ATM malware is nothing new. The first such program that targeted ATMs specifically was discovered in 2009, and criminals and banking security professionals are engaged in a constant arms race as technology advances and hackers find new vulnerabilities that must be dealt with.
However, until recently, most ATM malware attacks tended to have one thing in common – they needed a physical connection with a specific machine. This typically involves removing the ATM’s fascia to access its inner workings, in order to load their malware directly from a CD or USB stick. While effective, this comes with risk for the criminal, as it takes time and they would often have to use force to access the system, making physical and camera security a useful deterrent and limiting the scheme to more isolated ATMs.
But in response to this, as well as improving ATM security measures, it seems hackers are developing new ways of accessing ATMs that do not have these drawbacks, as network-based malware attacks that do not require physical access increase.
New report warns of network-based risks
A recent report published by Europol and Trend Micro has highlighted the growing threats of network-based ATM malware attacks. The report observed that as the complexity of malware has evolved significantly in recent years, the size and scope of these attacks is increasing – and banks that may have believed themselves safe from such intrusions will have to think again.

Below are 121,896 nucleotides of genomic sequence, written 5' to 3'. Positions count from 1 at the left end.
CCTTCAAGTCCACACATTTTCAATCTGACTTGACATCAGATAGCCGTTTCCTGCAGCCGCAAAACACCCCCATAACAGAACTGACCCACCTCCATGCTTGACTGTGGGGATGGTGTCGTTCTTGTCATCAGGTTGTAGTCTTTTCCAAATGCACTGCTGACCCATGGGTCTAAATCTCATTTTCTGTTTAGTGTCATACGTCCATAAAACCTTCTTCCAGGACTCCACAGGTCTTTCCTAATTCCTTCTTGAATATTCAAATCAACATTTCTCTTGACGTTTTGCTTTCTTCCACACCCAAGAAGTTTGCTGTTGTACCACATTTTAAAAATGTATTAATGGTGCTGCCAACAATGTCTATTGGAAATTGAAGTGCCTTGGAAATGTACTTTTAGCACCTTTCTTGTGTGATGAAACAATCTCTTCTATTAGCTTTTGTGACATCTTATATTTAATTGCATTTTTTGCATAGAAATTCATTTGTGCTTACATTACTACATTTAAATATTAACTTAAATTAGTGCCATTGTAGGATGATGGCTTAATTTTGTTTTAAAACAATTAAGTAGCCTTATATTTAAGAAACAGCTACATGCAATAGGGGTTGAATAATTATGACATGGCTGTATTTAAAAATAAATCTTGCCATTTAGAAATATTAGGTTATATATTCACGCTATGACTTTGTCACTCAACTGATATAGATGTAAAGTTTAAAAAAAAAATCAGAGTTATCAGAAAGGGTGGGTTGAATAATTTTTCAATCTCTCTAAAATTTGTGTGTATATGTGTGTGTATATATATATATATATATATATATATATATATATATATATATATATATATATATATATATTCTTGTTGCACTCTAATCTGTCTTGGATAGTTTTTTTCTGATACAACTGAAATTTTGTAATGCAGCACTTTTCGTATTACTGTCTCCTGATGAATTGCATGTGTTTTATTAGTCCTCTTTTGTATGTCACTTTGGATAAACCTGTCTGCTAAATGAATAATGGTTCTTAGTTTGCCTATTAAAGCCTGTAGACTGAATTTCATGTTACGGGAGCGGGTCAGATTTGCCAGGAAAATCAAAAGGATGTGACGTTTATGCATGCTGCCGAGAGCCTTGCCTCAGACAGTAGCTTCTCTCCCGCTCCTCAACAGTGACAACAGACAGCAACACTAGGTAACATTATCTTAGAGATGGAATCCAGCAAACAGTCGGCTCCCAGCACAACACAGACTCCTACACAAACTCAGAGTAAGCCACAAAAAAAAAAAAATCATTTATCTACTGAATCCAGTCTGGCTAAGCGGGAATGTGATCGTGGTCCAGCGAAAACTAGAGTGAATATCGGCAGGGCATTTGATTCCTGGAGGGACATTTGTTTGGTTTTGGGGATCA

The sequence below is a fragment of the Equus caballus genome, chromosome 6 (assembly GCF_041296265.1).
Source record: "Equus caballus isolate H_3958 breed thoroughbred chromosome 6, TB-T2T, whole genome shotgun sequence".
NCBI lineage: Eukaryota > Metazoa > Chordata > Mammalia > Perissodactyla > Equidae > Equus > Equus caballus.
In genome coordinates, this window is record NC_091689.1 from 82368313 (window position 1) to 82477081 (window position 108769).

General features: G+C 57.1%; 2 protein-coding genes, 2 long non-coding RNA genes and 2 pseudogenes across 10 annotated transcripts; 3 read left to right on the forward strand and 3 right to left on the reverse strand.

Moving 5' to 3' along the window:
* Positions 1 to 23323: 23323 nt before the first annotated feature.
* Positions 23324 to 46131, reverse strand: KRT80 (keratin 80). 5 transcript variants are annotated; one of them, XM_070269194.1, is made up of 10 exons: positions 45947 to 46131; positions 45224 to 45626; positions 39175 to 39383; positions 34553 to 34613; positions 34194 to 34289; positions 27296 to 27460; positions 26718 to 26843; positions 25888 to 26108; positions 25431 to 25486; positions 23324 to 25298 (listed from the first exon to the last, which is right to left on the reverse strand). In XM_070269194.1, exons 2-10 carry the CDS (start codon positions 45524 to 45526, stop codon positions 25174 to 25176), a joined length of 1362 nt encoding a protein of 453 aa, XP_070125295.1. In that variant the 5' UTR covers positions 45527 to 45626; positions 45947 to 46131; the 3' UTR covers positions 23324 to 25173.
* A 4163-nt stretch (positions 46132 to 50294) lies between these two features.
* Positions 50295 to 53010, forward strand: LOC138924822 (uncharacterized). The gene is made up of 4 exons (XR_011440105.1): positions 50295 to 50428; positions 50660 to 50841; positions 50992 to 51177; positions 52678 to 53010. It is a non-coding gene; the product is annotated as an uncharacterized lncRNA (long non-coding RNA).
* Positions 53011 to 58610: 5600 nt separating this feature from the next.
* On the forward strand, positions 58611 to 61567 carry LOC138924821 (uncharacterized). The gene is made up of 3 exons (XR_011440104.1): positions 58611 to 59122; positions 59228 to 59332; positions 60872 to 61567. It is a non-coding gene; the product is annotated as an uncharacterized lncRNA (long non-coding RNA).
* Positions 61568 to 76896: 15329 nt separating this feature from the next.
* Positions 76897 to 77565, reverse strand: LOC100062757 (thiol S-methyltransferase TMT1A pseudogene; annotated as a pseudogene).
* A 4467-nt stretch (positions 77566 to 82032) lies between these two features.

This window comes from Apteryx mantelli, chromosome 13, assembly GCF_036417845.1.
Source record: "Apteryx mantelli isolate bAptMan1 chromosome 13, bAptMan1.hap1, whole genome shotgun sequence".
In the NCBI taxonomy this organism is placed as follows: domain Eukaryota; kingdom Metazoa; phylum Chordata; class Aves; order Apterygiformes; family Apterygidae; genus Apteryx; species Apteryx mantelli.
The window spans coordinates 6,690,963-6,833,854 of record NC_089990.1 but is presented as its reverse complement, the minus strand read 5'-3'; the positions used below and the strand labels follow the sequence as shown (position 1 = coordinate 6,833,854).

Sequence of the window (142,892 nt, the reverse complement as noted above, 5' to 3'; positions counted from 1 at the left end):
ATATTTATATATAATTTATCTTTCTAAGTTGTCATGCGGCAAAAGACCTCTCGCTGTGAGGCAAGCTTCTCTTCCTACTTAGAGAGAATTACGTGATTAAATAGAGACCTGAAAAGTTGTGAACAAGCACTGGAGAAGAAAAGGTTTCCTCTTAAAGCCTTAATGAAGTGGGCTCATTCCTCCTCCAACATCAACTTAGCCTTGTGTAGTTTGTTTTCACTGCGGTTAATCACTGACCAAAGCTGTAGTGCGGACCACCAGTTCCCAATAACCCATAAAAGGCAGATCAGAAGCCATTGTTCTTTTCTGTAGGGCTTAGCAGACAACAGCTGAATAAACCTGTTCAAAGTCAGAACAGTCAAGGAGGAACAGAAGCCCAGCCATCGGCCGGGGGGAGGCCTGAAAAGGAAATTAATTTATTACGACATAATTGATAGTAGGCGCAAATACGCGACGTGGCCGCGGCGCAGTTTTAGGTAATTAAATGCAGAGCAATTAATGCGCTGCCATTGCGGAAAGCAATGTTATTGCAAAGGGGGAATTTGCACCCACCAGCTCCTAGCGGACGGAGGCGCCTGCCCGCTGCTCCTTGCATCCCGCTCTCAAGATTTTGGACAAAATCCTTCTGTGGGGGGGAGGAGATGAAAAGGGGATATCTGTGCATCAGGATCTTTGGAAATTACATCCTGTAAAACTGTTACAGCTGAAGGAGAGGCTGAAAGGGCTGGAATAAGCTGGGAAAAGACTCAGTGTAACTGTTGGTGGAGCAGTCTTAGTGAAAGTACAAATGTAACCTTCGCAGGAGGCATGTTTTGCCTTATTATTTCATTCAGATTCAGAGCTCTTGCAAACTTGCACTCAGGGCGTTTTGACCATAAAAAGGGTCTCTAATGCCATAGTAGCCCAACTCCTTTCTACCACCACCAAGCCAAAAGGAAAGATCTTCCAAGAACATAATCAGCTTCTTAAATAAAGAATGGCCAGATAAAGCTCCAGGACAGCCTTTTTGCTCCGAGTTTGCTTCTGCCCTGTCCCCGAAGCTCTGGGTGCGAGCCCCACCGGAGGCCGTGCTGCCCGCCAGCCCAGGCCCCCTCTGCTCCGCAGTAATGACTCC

Network-based attacks do require a higher level of both skill and patience compared with physical malware injections, with the main challenge lying in accessing the ATM network from the bank’s main network.
“In a well-planned network architecture, these two should be separated and accessing one from the other should involve bypassing firewalls and possibly other security elements,” the report stated. “Sadly, some banks do not have this network separation.”
However, even if such segregation exists, there have been recorded instances of criminals intruding so deeply into banks’ networks they can overcome these protections. The report noted that in the past, “banks might have thought that network segregation was enough to keep their ATM networks safe from cyber crooks”. However, recent incidents from around the world have proved that this is no longer the case.
What can customers do?
While the trends seem to show a depressing trend and outlook, it is critical to point out that these attacks can largely be prevented. ATM operators need to take a very strategic look at their ATM security strategy. Deployment of layered solutions that protect the network, ATM software and stack and operating systems can effectively prevent the successful loading of malware onto an ATM.